The IRS doesn’t need reform, it needs to be gutted. The pipe dreams of little fixes hear and there is over. Replace the IRS with a new tax code like the Fairtax.

Unfortunately the Senate led by Harry Reid will not act on this and just table it. More bad news, in a few years the IRS will be full tilt Obamacare enforcement so I would expect more scandals of bigger proportion then Lois Lerner.

MLB All Star Game: Self-Serve Beer

July 14, 2014

beer

With the MLB All Star Game about to begin, fans will be able to buy their beer at a self-serve beer machines. The idea has been attempted before, but this time around the technology is a lot of better. Here is how it works:

After an ID check — “Just because it’s self-serve doesn’t mean it’s unmonitored,” Twins spokesman Chris Iles said — fans buy a card pre-loaded with $10, $20 or $40. Then they hop in line for their beer of choice: Budweiser and Bud Light for 38 cents an ounce (a little over $6 for a pint), or Goose Island 312 Urban Pale Ale and Shock Top’s Lemon Shandy for 40 cents per ounce. The self-pouring is monitored, too, to stop anyone who may be overserving themselves.

There have been some issues…..

Target Field’s new machines have LCD screens with pouring instructions behind each set of taps, but Spike said they ran into a few hiccups with messy pours on a test run last week, especially after the machines sat idle. The stations will stay at Target Field for the rest of the season, and plans for expansion or changes will depend on fan feedback.

It will be interesting to see the reviews on this machine. Many ballparks are facing actual physical fan attendance issues and this machine would easily replace many beer vendors if it was successful.

U.S. “Student-to-Teacher” Ratio in Public Schools

July 14, 2014

If you ever debate public education with people you will sometimes hear the phrase “student-to-teacher” ratio as a source of need for more funding or for better teaching. JustFactsDaily.com released an e-mail with this question and the result may surprise you.

In 2010, according to the U.S. Department of Education, the average student-to-teacher ratio in public schools during 2010 was 16:1.

The National Center for Education Statistics also has information on student to teacher ratio in education.

During the 1970s and early 1980s, public school enrollment decreased, while the number of teachers generally increased. For public schools, the number of pupils per teacher—that is, the pupil/teacher ratio—declined from 22.3 in 1970 to 17.9 in 1985. After enrollment started increasing in 1985, the public school pupil/teacher ratio continued to decline, reaching 17.2 in 1989. After a period of relative stability during the late 1980s through the mid-1990s, the ratio declined from 17.3 in 1995 to 15.4 in 2009. The public school pupil/teacher ratio increased to 16.0 in 2010. By comparison, the pupil/teacher ratio for private schools was estimated at 12.2 in 2010. The average class size in 2007–08 was 20.0 pupils for public elementary schools and 23.4 pupils for public secondary schools.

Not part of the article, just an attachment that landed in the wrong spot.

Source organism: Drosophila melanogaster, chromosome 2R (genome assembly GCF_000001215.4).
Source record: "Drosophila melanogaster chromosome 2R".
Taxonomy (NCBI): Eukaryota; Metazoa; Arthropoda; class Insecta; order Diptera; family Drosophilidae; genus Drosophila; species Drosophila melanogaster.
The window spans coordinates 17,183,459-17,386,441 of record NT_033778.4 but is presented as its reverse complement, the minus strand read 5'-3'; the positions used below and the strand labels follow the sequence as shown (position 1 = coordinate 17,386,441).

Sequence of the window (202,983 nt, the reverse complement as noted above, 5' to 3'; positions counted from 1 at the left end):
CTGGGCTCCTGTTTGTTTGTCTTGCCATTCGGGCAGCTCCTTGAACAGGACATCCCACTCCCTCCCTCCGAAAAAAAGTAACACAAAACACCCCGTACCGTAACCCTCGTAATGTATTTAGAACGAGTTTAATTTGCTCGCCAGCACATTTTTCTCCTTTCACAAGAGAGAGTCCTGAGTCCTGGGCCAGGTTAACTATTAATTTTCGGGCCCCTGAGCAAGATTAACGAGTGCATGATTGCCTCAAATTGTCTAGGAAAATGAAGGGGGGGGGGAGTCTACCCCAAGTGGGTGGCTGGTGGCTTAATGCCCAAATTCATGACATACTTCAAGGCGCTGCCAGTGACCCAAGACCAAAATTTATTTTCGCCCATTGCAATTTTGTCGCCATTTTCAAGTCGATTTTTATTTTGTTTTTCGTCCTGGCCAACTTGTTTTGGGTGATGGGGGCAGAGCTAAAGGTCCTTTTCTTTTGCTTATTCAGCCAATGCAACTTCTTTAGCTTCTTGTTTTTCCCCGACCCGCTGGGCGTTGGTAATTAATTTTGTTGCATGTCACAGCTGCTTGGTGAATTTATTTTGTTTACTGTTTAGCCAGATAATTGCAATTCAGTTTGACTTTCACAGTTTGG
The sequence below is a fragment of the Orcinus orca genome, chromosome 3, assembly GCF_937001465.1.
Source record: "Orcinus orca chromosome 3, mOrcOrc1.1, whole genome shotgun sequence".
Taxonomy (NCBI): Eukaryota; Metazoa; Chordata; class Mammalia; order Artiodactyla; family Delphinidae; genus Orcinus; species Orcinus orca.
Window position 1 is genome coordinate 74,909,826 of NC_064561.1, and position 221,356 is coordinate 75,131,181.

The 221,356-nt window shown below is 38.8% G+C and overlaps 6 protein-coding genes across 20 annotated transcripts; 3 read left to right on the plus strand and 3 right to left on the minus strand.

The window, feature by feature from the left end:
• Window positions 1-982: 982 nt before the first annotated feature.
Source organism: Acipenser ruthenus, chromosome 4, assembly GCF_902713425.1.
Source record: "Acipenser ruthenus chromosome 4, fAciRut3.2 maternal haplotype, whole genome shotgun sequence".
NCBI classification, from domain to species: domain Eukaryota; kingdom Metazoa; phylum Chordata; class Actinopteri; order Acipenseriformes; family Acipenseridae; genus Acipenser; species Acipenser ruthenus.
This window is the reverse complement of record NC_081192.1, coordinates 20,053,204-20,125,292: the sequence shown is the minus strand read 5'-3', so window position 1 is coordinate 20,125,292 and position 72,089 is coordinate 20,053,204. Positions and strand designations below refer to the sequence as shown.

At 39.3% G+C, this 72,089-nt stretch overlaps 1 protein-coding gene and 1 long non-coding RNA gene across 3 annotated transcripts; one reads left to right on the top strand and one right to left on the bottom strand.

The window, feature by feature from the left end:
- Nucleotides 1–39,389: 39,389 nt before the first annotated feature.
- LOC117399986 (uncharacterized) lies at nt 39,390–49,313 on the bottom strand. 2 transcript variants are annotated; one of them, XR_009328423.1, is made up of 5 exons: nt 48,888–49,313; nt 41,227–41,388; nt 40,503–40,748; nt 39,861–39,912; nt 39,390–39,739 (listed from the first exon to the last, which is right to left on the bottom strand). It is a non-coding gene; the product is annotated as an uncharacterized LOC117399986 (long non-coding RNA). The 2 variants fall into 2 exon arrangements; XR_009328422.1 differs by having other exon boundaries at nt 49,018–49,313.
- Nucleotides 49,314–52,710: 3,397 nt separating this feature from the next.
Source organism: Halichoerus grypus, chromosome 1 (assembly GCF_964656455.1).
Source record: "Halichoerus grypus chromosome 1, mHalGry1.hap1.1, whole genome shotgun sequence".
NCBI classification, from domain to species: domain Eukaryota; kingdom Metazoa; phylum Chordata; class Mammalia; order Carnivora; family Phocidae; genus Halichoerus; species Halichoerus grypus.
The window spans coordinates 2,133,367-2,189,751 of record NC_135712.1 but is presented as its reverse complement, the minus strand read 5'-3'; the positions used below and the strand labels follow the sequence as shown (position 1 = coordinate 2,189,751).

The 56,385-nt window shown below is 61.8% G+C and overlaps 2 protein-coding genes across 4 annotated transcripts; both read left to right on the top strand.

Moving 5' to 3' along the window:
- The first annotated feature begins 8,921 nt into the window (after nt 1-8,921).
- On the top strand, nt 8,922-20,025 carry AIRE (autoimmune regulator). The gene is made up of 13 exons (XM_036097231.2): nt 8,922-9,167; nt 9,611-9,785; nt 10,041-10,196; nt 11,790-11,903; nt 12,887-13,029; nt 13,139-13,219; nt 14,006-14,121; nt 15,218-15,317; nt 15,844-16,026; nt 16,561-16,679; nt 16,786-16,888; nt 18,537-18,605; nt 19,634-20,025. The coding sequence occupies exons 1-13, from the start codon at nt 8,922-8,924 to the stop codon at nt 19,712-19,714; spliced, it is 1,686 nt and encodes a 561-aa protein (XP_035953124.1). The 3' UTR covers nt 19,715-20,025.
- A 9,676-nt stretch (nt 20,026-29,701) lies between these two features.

USDA Soybean and Corn Numbers

July 11, 2014

USDA released a lot of numbers on July 11th pertaining to farming conditions in the United States. A lot of numbers were thrown out today, but Indiana is now exporting both corn/soybean around the world in bigger numbers compared to ten years ago. USDA projected nice yields this year (Corn 165.3 bpa and Soybeans 45.2 bpa) but in reality this should come with major warning labels. Heavy rains in the cornbelt in June(beginning of pollination) have mostly meant lower yields come harvest.

Soybean production is projected at a record 3,800 million bushels, up 165 million due to increased harvested area. Harvested area, forecast at 84.1 million acres in the June 30 Acreage report, is 3.6 million above the June forecast. The soybean yield is projected at 45.2 bushels per acre, unchanged from last month. Soybean supplies are 180 million bushels above last month’s forecast due to higher beginning stocks and production. Soybean crush is projected at 1,755 million bushels, up 40 million reflecting increased domestic soybean meal disappearance in line with adjustments for 2013/14 and higher

Corn production is projected 75 million bushels lower based on harvested acres from the June 30 Acreage report. The national average corn yield remains projected at a record 165.3 bushels per acre. Favorable early July crop conditions and weather support an outlook for record yields across most of the Corn Belt, however, for much of the crop, the critical pollination period will be during middle and late July. At the projected 13,860 million bushels, this year’s crop remains just 65 million bushels below last year’s record.

IMPD Officer Perry Renn is 10-42

July 11, 2014

Thank you for your service and sacrifice.

Margin Debt, Gold & Commodities

July 10, 2014

Here some quick hits of economic news that people who follow economics
and investors should like:

Margin debt: The most recent numbers show a decline, which is bearish.

Gold is starting to get noticed again by investors.

The latest data shows that money managers increased net-long positions for a fourth straight week through July 1 and holdings in exchange-traded products are climbing at the fastest pace since 2012. Holdings are rebounding after six straight quarterly declines that began before gold entered a bear market in April 2013.

Several months back due growing money supply from the Federal Reserve creating an artificial boom in stocks I plunged a lot of cash into oil and agriculture. I have not been disappointed. For example,  The Bloomberg Commodity Index, for example, rose 7.1 per cent in the first half of the year.